LONDON () -- The increasing importance of M&A activity in the mining sector has been a recurrent theme at recent resources conferences around the world.
At the in London last November, for example, Michael Lynch-Bell of Ernst & Young illustrated how rising commodity prices have been a bonanza for mining companies already in production. As the charts below show this has resulted in a huge increase in cash flow which in turn has led to ever increasing levels of M&A deals in the mining sector.
Lynch-Bell demonstrated also that to date the recent M&A activity has rewarded the acquirer. Even though the prices paid for the acquisitions had often been at a significant premium to the pre-bid market valuation (he quoted typical premiums in bid-for-control transactions of 65% or even 85% above the undisturbed share values) it can be shown, with the benefit of hindsight, that total shareholder returns to the acquirers out-performed those of the non-acquirers (see a previous article, "").
This week, at the BMO Capital Markets conference in Hollywood, Florida the opening presentation was again on the theme of M&A. David Haughton, co-head of Mining Research for BMO began with a similar opening premise to Lynch Bell: in the current era of high commodity prices companies in production have a large cash flow, but there are only limited opportunities to expand production organically following years of underinvestment in exploration during the 1990s and early years of this decade.
Even though exploration expenditure has surged in the last four years an exploration dollar buys less than it used to, as costs have been rising sharply. Moreover there is a long and increasing lag between exploration and a mine actually going into production.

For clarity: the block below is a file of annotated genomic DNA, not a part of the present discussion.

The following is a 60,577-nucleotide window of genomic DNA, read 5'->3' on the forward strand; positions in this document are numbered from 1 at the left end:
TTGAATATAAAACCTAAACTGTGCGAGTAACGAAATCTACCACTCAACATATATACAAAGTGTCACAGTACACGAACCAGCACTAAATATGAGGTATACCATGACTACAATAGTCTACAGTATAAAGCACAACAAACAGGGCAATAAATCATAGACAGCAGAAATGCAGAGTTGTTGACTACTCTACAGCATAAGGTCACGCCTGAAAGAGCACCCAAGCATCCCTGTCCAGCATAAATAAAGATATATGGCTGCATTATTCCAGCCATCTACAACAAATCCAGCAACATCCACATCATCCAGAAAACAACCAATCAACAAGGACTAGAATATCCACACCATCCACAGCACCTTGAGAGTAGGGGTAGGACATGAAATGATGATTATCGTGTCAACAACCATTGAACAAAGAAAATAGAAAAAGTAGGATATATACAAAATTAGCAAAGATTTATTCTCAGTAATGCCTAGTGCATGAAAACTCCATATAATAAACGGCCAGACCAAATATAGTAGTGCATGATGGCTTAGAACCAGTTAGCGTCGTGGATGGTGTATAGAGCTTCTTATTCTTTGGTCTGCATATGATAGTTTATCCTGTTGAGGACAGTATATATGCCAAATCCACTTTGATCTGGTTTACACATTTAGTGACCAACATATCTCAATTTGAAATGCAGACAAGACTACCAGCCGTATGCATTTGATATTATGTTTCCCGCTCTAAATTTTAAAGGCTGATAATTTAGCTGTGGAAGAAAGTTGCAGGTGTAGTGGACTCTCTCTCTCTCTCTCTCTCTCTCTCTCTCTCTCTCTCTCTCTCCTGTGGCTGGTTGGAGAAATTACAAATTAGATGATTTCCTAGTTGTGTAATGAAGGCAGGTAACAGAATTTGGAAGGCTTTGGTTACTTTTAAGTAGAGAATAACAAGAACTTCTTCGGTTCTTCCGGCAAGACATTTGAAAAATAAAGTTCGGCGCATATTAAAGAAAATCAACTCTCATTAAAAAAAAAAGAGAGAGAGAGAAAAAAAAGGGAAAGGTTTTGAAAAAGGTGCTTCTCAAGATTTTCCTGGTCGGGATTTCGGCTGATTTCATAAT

Earnings growth meanwhile for the majors is stagnating leaving the companies with the problem of how best to grow and spend the cash. Of course a quick method of delivering growth is to buy rather than to build, and as BMO's chart below shows, recent deals have been getting bigger and more expensive, with buyers have paying increasingly high premia to win their prize.
M&A activity has already had an enormous impact on industry concentration. Haughton cited the example of the Australian gold sector where, as shown in the chart below, the universe of companies from a few years ago has been drastically reduced through acquisitions.
He predicted however that there is still room for further consolidation in the gold industry globally as concentration is still much lower than for base metals or bulk commodities.
M&A activity has also impacted on the size distribution of the industry. The mid-caps, for example, (which Haughton defined as around $5-20bn by market capitalisation) have been severely squeezed, and many "old favourites" such as Inco, Falconbridge, Western Mining, Mount Isa, Pechiney and Alcan have disappeared.
Some of the remaining mid-caps, according to Haughton, will be acquired by the Majors or the Chinese though some were "take-over proof" if either they had a dominant shareholder or if they had a high earnings multiple which would make it "value destructive" for another company to bid for them.
Meanwhile the majors will seek to take out anything of size including the mid-caps without a takeover shield, the small caps with world class projects and, of course, each other! Haughton foresees a world with just four super majors; an Australian major "AusCo" (comprising BHP and Rio), a Brazilian-based "BrazCo" (Vale and Xstrata), "RussCo" (perhaps Norilsk and others) and AfriCo (Anglo plus others).
Haughton concluded that the wave of M&A activity will continue, resulting in an industry structure comprising perhaps the four super majors, a thinner mid-cap sector and a positive environment for successful juniors who will be able to move into the mid-cap arena. He predicted also record payouts by the mega-miners once the next round of consolidation is over.